Miss. Vietnamese community rely on each other

Published 6:13 pm Tuesday, October 9, 2007

Bien Bo lost track of his love, Tuat Nguyen, about 40 years ago when he joined the South Vietnamese army and war tore his country apart before expelling him from his homeland altogether.

Bo, 71, lost everything again in 2005 to Hurricane Katrina; his Biloxi home, two cars, his shrimp boat that was his livelihood, all of which were uninsured. He wandered in a daze around town following the storm after barely surviving the surge, depressed and mentally adrift, until he decided to visit an old friend.

He walked into the living room and there she was, Nguyen, his love lost so long ago.

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Bo’s friend was Nguyen’s sister, and Nguyen, 63, was visiting from California after Katrina to help.

They cried, hugged, laughed and have been merrily side by side ever since, she a widow and he with a wife severely disabled by stroke.

Bo and Nguyen’s story illustrates how South Mississippi’s Vietnamese community has survived the sometimes debilitating mental strain of post-Katrina life.

The Vietnamese community came together for support and healing. Despite the destruction in the center of their community, Point Cadet, they have shown remarkably few outer signs of strain or mental decay.

The Vietnamese community, already slightly separated from their neighbors by language and cultural barriers, sought refuge within themselves. The post-Vietnam war Vietnamese community service organization, Boat People SOS, set up offices in Biloxi for the first time ever post-Katrina, and many in the Vietnamese community received help and support from it.

Many in the Vietnamese community here were expelled or fled from Vietnam after 1975 and are war refugees. Some may say that because they survived a horrible war, perhaps Katrina was not that bad for them.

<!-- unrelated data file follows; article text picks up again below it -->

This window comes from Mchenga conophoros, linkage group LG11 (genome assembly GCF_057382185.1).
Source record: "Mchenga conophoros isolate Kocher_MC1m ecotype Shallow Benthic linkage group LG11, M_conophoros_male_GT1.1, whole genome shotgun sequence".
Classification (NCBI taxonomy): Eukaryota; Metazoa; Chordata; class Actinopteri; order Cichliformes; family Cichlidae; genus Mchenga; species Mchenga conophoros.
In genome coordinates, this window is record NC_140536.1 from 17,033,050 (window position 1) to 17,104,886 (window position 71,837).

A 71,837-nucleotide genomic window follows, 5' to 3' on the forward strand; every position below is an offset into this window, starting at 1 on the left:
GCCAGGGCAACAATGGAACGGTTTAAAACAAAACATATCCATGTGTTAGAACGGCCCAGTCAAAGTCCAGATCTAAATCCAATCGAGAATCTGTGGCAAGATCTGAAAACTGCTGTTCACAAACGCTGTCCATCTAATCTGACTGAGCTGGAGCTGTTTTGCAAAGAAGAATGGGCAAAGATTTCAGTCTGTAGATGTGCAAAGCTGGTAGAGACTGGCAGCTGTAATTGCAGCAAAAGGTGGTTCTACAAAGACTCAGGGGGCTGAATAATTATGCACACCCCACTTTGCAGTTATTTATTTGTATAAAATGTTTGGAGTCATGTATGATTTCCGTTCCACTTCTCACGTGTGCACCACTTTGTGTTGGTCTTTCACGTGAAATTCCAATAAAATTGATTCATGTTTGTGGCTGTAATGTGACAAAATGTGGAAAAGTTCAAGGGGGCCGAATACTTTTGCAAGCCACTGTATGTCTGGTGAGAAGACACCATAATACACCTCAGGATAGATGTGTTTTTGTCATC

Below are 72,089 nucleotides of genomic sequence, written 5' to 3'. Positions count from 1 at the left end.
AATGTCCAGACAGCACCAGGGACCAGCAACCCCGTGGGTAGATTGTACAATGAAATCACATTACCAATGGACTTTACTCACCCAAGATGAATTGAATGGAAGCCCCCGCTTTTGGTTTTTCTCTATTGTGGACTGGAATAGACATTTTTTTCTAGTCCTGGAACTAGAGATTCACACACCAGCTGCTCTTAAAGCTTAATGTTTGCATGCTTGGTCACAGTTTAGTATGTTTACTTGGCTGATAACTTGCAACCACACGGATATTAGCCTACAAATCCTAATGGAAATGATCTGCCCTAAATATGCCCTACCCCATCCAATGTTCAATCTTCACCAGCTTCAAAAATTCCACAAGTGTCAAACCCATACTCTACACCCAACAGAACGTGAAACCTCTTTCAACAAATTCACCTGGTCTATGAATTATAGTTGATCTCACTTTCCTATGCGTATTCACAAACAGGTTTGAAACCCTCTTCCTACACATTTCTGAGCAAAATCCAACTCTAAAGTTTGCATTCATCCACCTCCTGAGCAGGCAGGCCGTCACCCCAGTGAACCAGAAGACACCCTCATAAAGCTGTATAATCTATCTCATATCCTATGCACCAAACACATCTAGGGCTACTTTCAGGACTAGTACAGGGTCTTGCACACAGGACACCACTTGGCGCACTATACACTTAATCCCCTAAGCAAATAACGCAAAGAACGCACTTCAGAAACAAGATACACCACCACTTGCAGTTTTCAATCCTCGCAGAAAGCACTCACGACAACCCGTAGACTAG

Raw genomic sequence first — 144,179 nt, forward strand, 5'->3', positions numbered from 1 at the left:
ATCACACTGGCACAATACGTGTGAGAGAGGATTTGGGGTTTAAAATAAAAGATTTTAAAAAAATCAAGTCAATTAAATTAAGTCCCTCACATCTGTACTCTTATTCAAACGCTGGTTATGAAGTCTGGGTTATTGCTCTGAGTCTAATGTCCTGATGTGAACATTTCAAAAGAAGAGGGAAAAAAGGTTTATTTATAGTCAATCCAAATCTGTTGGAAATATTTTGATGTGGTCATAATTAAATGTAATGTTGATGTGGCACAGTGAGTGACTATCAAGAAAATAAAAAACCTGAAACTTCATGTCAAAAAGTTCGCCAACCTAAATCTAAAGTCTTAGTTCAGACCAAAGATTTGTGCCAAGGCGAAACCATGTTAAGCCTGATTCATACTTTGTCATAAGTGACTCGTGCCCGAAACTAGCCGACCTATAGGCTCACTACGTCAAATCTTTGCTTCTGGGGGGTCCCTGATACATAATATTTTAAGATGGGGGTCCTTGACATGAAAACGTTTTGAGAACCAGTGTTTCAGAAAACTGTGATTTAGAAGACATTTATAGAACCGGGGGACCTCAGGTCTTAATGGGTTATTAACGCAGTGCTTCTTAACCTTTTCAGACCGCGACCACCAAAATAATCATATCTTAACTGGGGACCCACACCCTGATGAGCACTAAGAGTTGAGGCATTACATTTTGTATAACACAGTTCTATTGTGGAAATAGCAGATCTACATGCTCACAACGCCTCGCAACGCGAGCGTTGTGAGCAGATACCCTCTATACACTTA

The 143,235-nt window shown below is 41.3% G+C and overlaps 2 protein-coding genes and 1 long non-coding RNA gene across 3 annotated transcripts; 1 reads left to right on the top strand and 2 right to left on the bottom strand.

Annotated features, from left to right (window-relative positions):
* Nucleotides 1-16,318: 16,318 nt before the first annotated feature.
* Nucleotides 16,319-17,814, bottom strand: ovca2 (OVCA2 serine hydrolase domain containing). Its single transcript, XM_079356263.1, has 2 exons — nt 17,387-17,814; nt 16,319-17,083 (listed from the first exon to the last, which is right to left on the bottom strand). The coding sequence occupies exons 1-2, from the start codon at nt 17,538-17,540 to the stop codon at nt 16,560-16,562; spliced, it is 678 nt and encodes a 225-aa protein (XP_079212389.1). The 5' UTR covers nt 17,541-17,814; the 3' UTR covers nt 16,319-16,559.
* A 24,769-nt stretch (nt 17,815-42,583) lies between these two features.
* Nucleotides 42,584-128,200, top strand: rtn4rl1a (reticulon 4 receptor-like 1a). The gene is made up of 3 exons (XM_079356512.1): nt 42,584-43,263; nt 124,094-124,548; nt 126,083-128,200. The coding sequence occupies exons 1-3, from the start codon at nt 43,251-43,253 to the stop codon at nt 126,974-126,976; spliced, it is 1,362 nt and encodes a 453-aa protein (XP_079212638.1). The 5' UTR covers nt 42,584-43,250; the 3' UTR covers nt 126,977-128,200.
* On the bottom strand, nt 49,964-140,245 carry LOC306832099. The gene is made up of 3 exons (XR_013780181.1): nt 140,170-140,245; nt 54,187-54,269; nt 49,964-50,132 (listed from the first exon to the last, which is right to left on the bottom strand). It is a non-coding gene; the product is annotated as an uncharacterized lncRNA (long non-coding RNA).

Not so, said William Gasparrini, who runs the Applied Psychology Center in Biloxi and has studied post-traumatic stress disorder in depth.

“That wouldn’t necessarily fit with the theoretical understanding of PTSD,” said Gasparrini, adding that often, PTSD sufferers are made worse and prone to flashbacks after experiencing additional traumatic events.

“It’s normally thought that earlier traumatic stress events don’t inoculate you. It could be strong community ties or preference to not reveal emotional stress.”

Thao Vu, who manages the Biloxi office of Boat People and is a Biloxi native, said it is a healthy combination of the two.

“There hasn’t been any easy time at all,” Vu said, adding that domestic violence and alcoholism are on the rise, but only slightly, post-Katrina amongst the Vietnamese on the coast.

Vu said she works hard to help others to deal with the storm’s strain.

Both Catholic priest Dominic Phan Duc Dong and Buddhist monk Thien Tri claim none of the several hundred Vietnamese people who regularly attend their places of worship in Biloxi have reported storm-related emotional problems to them.

Mostly, they talk about spiritual crises or joblessness or a lack of affordable housing, but almost never depression.

However, one of the temple’s attendees, Kim Nguyen, 59, who had a harrowing post-storm experience, said she looked forward to going to temple so she could meet with the other women her age to talk about how sad they were.

Kim Nguyen said she liked to sit, chant, meditate, gossip, cry a little, compare storm recovery stories and then go home.

“When I leave from there, I feel relieved,” she said through a translator.

There are no Vietnamese-speaking counselors or psychiatrists on the coast, but Gasparrini said he has occasionally gotten Vietnamese people into his office post-Katrina.

“It’s kind of odd, the most frequent reason they come to the office is requesting an evaluation to document that they don’t have psychological problems so they can have a form filled (out for) the Vietnamese government so they can go get a bride in Vietnam.

“They’re trying to document that they’re mentally fit to marry a bride in Vietnam. It’s not a mail-order bride situation. They’re just required to fill out these forms. It has to be signed and notarized by a psychologist,” Gasparrini said.